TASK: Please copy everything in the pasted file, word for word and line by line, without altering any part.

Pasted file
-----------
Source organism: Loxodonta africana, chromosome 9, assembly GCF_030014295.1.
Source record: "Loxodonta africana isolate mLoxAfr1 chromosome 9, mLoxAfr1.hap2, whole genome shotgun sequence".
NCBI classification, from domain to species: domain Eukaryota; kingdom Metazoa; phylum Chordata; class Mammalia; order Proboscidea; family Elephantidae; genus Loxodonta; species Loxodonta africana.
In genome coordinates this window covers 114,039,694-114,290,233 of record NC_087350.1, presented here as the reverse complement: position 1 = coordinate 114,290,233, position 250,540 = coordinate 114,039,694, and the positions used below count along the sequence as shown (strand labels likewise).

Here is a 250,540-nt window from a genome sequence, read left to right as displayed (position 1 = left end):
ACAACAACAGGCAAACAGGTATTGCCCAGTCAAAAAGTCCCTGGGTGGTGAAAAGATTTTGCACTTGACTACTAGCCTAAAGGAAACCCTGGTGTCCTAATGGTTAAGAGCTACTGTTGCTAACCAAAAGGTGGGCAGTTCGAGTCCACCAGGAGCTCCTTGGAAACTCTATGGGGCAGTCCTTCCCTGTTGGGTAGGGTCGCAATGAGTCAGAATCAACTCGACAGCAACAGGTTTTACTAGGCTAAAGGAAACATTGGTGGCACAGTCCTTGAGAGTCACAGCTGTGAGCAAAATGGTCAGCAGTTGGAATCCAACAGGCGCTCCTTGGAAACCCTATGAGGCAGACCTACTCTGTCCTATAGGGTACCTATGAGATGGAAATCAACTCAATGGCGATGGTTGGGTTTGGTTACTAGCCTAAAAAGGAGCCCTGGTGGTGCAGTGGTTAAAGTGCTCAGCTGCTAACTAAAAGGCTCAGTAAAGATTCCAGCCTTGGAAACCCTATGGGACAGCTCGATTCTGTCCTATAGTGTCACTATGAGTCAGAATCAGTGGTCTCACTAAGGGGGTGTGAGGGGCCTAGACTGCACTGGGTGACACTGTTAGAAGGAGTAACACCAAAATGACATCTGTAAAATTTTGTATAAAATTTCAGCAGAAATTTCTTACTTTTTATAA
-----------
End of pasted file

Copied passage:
Source organism: Loxodonta africana, chromosome 9, assembly GCF_030014295.1.
Source record: "Loxodonta africana isolate mLoxAfr1 chromosome 9, mLoxAfr1.hap2, whole genome shotgun sequence".
NCBI classification, from domain to species: domain Eukaryota; kingdom Metazoa; phylum Chordata; class Mammalia; order Proboscidea; family Elephantidae; genus Loxodonta; species Loxodonta africana.
In genome coordinates this window covers 114,039,694-114,290,233 of record NC_087350.1, presented here as the reverse complement: position 1 = coordinate 114,290,233, position 250,540 = coordinate 114,039,694, and the positions used below count along the sequence as shown (strand labels likewise).

Here is a 250,540-nt window from a genome sequence, read left to right as displayed (position 1 = left end):
ACAACAACAGGCAAACAGGTATTGCCCAGTCAAAAAGTCCCTGGGTGGTGAAAAGATTTTGCACTTGACTACTAGCCTAAAGGAAACCCTGGTGTCCTAATGGTTAAGAGCTACTGTTGCTAACCAAAAGGTGGGCAGTTCGAGTCCACCAGGAGCTCCTTGGAAACTCTATGGGGCAGTCCTTCCCTGTTGGGTAGGGTCGCAATGAGTCAGAATCAACTCGACAGCAACAGGTTTTACTAGGCTAAAGGAAACATTGGTGGCACAGTCCTTGAGAGTCACAGCTGTGAGCAAAATGGTCAGCAGTTGGAATCCAACAGGCGCTCCTTGGAAACCCTATGAGGCAGACCTACTCTGTCCTATAGGGTACCTATGAGATGGAAATCAACTCAATGGCGATGGTTGGGTTTGGTTACTAGCCTAAAAAGGAGCCCTGGTGGTGCAGTGGTTAAAGTGCTCAGCTGCTAACTAAAAGGCTCAGTAAAGATTCCAGCCTTGGAAACCCTATGGGACAGCTCGATTCTGTCCTATAGTGTCACTATGAGTCAGAATCAGTGGTCTCACTAAGGGGGTGTGAGGGGCCTAGACTGCACTGGGTGACACTGTTAGAAGGAGTAACACCAAAATGACATCTGTAAAATTTTGTATAAAATTTCAGCAGAAATTTCTTACTTTTTATAA